Tips to Get Them to Purchase in Your Store
Members of Generation Z—the age group right after Millennials—are more likely to shop in a brick-and-mortar store than any other generation. An annual study by market and consumer research company GfK has found that more than half researched a product online and then bought it in a store. Avoiding shipping fees was one motivation, since they are cost-conscious shoppers. By 2020 Generation Z is expected to be the largest group of consumers, making up 40 percent of U.S. shoppers.
So when today’s 14- to 19-year-olds walk into your store, how can you engage with them and put them on a “path to purchase”? Retail and brand consultancy Fitch has several suggestions to keep in mind as you assess your store with this customer in mind:
- Gen Z tends to orient by contrast and color, before exploring product features. Consider this as you set up your displays and racks aimed at these shoppers.
- They don’t look up when shopping, nor do they read signs. Make sure to place stimulating visuals and products at eye level to attract their attention.
- To these teens, music signifies “open for business”; silence suggests closing time.
- Touch and access to the product are key for Gen Z; clinical displays that say “don’t touch” are off-putting.
- A major frustration is hidden price tags; teens like to see prices right away. That’s because they fear they’ll want the item and then realize they can’t afford it, according to Fitch.
- This generation is more ethnically and racially diverse than any U.S. generation—make sure the images in your store reflect that.
Shopping is a long process for these teens, often involving online research, consulting with their peers via social media and multiple store visits. Make sure you establish touchpoints all along the way, and you’ll be more likely to get the sale.
This tax season the IRS has issued an alert to taxpayers to guard against identity theft, listing it as a top scam on its “Dirty Dozen” list. Tax-related identity theft occurs when someone uses a stolen Social Security number or Individual Taxpayer Identification Number (ITIN) to file a tax return and claim a fraudulent refund. “Everyone should guard their personal information by protecting their computers and using extreme caution when viewing e-mails or getting surprise phone calls,” says IRS commissioner John Koskinen. “We all know someone who is challenged by technology, and some easy, commonsense steps could help protect [against] identity theft.”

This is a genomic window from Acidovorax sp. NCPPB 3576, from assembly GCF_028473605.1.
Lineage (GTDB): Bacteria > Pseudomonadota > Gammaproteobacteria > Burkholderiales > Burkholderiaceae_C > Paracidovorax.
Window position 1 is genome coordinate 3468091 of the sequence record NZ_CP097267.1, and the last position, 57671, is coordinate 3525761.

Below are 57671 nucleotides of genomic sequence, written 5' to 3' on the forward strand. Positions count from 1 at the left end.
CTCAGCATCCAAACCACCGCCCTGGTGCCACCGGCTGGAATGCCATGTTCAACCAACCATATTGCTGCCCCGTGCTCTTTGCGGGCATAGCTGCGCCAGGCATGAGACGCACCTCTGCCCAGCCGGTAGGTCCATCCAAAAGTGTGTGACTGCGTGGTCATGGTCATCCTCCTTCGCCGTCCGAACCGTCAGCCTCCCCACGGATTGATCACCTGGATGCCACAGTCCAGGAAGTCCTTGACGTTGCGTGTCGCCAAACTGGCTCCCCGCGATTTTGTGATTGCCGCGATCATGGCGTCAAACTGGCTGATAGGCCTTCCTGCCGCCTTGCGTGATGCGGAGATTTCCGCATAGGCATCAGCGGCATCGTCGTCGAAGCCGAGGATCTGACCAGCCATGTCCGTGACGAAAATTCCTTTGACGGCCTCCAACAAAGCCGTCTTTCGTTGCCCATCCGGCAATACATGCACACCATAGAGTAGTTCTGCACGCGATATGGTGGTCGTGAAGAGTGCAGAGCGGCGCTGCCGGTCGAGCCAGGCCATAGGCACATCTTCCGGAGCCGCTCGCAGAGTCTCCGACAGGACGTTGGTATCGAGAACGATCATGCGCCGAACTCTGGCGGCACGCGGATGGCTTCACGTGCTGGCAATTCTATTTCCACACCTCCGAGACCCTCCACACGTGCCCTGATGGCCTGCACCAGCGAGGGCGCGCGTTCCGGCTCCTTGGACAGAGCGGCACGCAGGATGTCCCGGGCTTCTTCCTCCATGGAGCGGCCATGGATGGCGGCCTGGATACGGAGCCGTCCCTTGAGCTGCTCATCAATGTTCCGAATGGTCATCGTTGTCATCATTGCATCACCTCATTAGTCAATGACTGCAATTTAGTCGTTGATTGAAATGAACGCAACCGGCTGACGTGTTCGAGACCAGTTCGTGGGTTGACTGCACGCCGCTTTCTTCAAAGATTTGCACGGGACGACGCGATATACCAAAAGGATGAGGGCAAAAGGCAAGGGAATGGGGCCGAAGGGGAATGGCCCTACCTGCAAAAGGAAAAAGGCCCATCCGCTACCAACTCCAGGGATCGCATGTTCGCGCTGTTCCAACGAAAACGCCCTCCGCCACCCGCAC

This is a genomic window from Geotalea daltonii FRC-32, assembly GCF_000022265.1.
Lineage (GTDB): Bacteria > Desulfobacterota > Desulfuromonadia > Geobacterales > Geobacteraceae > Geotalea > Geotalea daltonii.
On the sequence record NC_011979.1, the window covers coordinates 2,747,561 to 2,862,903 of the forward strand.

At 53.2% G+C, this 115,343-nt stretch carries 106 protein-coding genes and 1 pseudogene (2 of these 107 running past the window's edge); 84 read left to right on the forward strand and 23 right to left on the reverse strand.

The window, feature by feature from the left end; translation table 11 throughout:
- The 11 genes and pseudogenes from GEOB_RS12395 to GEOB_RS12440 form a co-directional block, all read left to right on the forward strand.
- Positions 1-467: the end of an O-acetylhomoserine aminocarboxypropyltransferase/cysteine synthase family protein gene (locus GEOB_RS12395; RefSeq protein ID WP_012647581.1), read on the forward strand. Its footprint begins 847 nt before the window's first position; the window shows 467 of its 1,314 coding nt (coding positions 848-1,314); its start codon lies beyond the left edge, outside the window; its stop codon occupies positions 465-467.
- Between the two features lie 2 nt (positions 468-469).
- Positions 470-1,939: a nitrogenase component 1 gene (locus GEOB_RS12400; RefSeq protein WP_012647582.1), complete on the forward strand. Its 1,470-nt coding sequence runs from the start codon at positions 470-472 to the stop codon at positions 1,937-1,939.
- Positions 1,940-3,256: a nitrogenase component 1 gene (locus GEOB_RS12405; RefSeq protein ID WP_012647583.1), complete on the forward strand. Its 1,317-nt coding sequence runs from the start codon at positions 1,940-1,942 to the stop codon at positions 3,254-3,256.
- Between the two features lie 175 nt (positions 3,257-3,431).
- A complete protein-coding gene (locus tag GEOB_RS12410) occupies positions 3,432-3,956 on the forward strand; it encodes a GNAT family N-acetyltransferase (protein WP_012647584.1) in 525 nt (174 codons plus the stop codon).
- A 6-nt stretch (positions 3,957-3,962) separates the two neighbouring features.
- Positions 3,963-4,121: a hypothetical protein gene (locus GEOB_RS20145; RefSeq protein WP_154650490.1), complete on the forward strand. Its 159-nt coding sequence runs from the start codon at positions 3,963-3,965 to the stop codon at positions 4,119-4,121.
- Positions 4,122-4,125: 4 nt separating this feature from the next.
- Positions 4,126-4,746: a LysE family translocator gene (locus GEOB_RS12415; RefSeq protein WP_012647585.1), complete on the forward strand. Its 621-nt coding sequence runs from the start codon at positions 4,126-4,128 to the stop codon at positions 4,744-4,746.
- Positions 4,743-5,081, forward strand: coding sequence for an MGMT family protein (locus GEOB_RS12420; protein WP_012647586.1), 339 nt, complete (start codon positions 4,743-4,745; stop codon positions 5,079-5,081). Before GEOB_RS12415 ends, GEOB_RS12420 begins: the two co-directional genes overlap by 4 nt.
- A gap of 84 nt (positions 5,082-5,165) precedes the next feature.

Commonsense Steps. Small businesses aren’t immune to hacking and data leaks. And while cybersecurity is important year-round, tax time can lead to particular slip-ups.
As you’re pulling together tax documents for your accountant, never transmit them by e-mail. Instead, make sure that both you and the tax preparer are always using encrypted e-mail to send sensitive information (for your own returns, or to prepare tax forms like W-2s and 1099s that you must issue to employees and independent contractors). Two free apps, among the many encryption products on the market: ProtonMail (protonmail.com), for sending encrypted e-mails from your desktop or smartphone, and Signal (whispersystems.org), for private messaging and phone calls on Android or iPhone.
Encrypt sensitive files such as tax records stored on the computer. Use strong passwords (hard to believe, but “12345” and “password” are commonly used!).
Check your real-world desk, too. Treat personal information (and that includes your employees’) like cash; don’t leave it lying around, advises the IRS.
Did You Know? People on Pinterest start searching as much as three months before they purchase something, according to the company’s internal research. This means that Pinterest can be a good way for your store to reach someone while they’re still deciding what to buy.
So, are you keeping your boards lively and interesting with enticing peeks at new product arrivals, displays showing off new looks or fun events that will draw people to visit your store? And don’t miss any opportunity to get customers to follow you on Pinterest—with a sign and a mention at the cashwrap, or in your e-mail newsletters, with a special incentive or via other social media.
From top: Thinkstock; courtesy of Pinterest